I have to admit that I was a wee bit disconcerted when I reached a point where the blue trail and green trail split and it wasn’t at a point that I remembered. But I lumbered on and was pleasantly surprised when I reached the field I recognized–approaching it from the opposite side than is the norm. And later on, I realized that where the blue trail again joined the green trail was a shortcut. We need to get an accurate map made of this property, but I also need to spend more time familiarizing myself with it. At last I reached Sucker Brook.

SB-lodges and Evans NotchWith the Balds in Evans Notch forming the backdrop, the brook is home to numerous beaver lodges, including these two.

SB-lodge and layersLayers speak of generations and relationships.

SB-two lodges 1Close proximity mimics the mountain backdrop.

Old and new efforts mark return attempts.

SB-cove beaver treesAnd sometimes, I just have to wonder–how does this tree continue to stand?

SB-near outlet leatherleaf fields foreverLeatherleaf fields forever.

SB-leatherleaf budsSpring is in the offing.

SB-wintergreen 2Wintergreen offers its own sign of the season to come.

SB-hemlock stump et alIn the meantime, it’s still winter and this hemlock stump with a display of old hemlock varnish shelf (Ganoderma tsugae) caught my eye. By now, I was on the green trail.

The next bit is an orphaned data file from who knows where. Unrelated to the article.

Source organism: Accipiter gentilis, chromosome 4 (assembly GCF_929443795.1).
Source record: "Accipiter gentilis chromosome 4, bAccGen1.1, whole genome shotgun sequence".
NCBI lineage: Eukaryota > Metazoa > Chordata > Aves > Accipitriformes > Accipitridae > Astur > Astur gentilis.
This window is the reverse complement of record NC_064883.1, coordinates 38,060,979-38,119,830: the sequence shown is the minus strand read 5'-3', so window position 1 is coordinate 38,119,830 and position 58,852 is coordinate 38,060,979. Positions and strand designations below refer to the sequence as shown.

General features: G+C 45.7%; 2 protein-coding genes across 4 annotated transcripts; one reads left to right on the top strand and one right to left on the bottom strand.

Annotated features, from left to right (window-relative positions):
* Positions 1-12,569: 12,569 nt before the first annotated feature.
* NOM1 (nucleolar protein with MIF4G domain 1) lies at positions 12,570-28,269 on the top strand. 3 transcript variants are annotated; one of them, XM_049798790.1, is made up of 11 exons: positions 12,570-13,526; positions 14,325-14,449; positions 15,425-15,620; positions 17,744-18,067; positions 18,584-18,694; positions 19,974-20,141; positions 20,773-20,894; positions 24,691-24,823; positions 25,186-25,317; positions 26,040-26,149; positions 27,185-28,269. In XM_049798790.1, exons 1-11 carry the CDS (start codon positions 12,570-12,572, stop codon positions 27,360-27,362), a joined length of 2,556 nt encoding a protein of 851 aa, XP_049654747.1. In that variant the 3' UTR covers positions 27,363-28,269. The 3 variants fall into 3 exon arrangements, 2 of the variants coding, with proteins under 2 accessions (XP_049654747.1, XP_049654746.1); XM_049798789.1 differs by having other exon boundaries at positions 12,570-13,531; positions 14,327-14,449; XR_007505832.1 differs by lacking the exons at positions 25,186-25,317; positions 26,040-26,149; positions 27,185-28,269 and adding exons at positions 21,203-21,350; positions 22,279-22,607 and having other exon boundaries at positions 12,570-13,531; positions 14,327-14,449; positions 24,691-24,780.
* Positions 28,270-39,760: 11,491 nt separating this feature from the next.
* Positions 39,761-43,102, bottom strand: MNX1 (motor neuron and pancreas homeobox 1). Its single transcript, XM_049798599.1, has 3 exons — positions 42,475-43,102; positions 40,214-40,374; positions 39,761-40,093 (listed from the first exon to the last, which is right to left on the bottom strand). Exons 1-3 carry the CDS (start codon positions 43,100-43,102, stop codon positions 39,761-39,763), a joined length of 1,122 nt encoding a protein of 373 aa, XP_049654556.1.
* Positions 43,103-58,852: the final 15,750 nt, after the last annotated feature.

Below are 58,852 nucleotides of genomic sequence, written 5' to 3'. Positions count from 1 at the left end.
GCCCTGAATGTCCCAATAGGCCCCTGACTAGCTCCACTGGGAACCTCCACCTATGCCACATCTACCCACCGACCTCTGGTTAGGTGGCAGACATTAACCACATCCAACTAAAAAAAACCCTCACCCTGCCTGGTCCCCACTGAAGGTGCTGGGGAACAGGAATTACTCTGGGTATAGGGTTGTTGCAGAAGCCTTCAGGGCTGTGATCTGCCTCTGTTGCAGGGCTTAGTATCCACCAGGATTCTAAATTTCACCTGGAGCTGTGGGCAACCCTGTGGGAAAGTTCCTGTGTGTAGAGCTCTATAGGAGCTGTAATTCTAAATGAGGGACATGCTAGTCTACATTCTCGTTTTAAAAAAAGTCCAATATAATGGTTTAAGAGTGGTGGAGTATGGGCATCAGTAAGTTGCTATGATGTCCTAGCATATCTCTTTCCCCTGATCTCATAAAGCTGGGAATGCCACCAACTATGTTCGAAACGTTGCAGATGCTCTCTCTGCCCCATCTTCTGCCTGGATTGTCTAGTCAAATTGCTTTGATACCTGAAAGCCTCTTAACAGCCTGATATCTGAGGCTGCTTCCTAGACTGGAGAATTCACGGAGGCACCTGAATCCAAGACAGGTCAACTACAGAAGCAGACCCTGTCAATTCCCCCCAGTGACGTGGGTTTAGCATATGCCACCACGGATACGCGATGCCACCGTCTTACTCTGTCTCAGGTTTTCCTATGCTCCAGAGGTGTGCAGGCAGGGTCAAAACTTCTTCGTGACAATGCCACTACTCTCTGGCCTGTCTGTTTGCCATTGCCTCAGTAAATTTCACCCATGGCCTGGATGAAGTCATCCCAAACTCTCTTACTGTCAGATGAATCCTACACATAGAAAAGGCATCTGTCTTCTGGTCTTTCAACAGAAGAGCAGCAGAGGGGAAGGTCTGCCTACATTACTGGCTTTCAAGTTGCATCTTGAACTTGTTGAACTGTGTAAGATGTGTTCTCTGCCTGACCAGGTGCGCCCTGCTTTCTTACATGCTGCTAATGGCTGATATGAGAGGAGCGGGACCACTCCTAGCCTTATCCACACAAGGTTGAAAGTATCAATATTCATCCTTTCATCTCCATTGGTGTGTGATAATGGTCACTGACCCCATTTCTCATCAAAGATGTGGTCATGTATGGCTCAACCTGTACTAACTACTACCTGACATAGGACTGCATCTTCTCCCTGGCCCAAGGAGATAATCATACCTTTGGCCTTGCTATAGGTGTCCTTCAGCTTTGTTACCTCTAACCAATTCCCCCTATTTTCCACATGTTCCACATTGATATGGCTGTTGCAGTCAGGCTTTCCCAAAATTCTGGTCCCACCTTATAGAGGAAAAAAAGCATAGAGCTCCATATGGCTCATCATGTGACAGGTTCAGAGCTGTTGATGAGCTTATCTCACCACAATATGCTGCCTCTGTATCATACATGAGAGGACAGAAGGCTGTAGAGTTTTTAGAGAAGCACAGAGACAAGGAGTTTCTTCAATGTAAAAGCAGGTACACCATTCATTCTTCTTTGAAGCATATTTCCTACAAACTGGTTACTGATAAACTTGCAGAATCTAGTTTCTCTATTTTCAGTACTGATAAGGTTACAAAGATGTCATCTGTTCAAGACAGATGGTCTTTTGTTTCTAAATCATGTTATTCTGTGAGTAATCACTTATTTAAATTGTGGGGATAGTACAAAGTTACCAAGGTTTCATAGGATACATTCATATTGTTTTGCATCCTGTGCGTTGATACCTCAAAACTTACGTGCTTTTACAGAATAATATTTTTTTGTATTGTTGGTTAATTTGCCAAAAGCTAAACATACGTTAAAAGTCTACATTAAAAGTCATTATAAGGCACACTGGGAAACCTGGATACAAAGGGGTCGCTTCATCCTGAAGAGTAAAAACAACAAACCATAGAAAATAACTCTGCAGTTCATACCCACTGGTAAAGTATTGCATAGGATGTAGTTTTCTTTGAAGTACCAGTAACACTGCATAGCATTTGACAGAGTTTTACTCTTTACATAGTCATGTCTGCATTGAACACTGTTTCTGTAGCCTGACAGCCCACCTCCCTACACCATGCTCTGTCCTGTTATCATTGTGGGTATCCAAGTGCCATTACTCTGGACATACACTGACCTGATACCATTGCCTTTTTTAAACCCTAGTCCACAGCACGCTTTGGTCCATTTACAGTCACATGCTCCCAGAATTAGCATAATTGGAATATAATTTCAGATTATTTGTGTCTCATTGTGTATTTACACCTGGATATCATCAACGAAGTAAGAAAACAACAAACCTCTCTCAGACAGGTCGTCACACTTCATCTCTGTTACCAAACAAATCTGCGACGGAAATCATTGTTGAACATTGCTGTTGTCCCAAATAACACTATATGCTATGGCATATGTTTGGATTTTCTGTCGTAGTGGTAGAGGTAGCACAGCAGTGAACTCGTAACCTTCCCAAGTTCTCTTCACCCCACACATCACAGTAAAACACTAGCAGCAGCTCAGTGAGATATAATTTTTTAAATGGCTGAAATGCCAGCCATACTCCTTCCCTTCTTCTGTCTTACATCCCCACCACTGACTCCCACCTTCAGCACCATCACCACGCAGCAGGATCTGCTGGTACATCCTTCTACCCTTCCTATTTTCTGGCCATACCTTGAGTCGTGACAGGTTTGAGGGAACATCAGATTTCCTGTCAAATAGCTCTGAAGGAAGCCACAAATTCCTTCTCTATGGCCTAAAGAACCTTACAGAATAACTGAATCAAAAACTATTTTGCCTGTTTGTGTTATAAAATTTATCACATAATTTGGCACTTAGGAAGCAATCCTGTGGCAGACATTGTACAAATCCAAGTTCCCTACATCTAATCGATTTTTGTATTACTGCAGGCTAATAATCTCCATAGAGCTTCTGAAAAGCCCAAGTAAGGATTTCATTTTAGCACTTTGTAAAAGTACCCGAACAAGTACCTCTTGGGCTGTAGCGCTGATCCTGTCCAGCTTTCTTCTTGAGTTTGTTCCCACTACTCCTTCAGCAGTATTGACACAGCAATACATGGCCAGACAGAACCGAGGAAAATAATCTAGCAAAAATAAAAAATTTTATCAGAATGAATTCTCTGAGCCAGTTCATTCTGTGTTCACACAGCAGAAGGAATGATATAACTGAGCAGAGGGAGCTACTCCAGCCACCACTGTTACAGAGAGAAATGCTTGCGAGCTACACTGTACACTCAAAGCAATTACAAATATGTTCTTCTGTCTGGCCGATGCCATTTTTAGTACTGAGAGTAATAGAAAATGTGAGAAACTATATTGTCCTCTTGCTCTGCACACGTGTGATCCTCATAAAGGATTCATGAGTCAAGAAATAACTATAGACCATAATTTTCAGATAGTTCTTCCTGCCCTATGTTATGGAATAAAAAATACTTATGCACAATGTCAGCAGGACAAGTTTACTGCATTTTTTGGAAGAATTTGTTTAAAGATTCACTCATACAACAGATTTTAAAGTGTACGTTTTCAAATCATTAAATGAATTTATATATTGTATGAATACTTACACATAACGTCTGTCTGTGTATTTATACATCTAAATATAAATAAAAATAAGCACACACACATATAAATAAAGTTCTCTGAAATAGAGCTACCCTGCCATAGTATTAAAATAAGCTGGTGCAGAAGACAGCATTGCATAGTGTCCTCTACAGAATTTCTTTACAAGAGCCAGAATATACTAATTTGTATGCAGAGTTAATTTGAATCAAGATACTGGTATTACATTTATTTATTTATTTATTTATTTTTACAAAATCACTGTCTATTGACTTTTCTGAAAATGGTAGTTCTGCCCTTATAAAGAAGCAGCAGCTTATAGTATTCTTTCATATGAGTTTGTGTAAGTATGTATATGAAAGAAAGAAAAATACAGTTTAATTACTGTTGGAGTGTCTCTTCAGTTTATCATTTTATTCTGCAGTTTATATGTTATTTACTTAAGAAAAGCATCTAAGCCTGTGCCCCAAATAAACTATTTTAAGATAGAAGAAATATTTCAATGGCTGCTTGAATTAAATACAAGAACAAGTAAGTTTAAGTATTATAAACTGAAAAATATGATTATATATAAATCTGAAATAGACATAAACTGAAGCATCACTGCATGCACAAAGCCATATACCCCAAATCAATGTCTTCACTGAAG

SB-grouse 2But it’s what I saw in the hollow under the stump, where another tree presumably served as a nursery and has since rotted away, that made me think about how this year’s lack of snow has affected wild life. In the center is ruffed grouse scat. Typically, ruffed grouse burrow into snow on a cold winter night. Snow acts as an insulator and hides the bird from predators. I found numerous coyote and bobcat tracks today. It seems that a bird made use of the stump as a hiding spot–though not for long or there would have been much more scat.

On the backside of the stump, more ruffed grouse scat white-washed with uric acid.

SB-hemlock grouse printsApparently it circled the area before flying off.

Moments later I startled a ruffed grouse in a tree while I observed turkey tracks. Though their prints and scat appear to be similar–turkeys are soooo much bigger in all respects.

SB-sweet fern end of green trail

My trek ended in the same manner that it began–with sweet-fern offering a graceful stance despite my bull in a china shop approach.


6 thoughts on “Moi–Bull in a China Shop

  1. The bob cat print: is that about 2″? I found a print here, in the sand, the other day. I couldn’t get a good photo…..bob cat vs house cat….we have both around here. Also, in the photo of the red maple: toward the left, below center, is that fresh ?pecking? Maybe from woodpecker? You’ve really encouraged my wondering!!

    Faith sent from my Ipad


    Liked by 1 person

    1. Love your questions, Faith. And that you are not only looking closely at what you see on your own wanders, but you are also looking closely at my photos. Yes, about 2″ and round for the bobcat–think house cat=quarter and bobcat=50 cent piece, though they’re actually a bit bigger than that. And yes, woodpecker holes in the red maples. Good eye! Good day! Keep on wondering.


  2. We’re going on a bear hunt, oh my. Yup, another one, JinMe. Glad you are up for the mission. Just seeing that one tree is worth it. You and I have traveled that trail before, but I took a longer loop that through me off for a bit. Hmmm . . . learn GPS? Moi?


Comments are closed.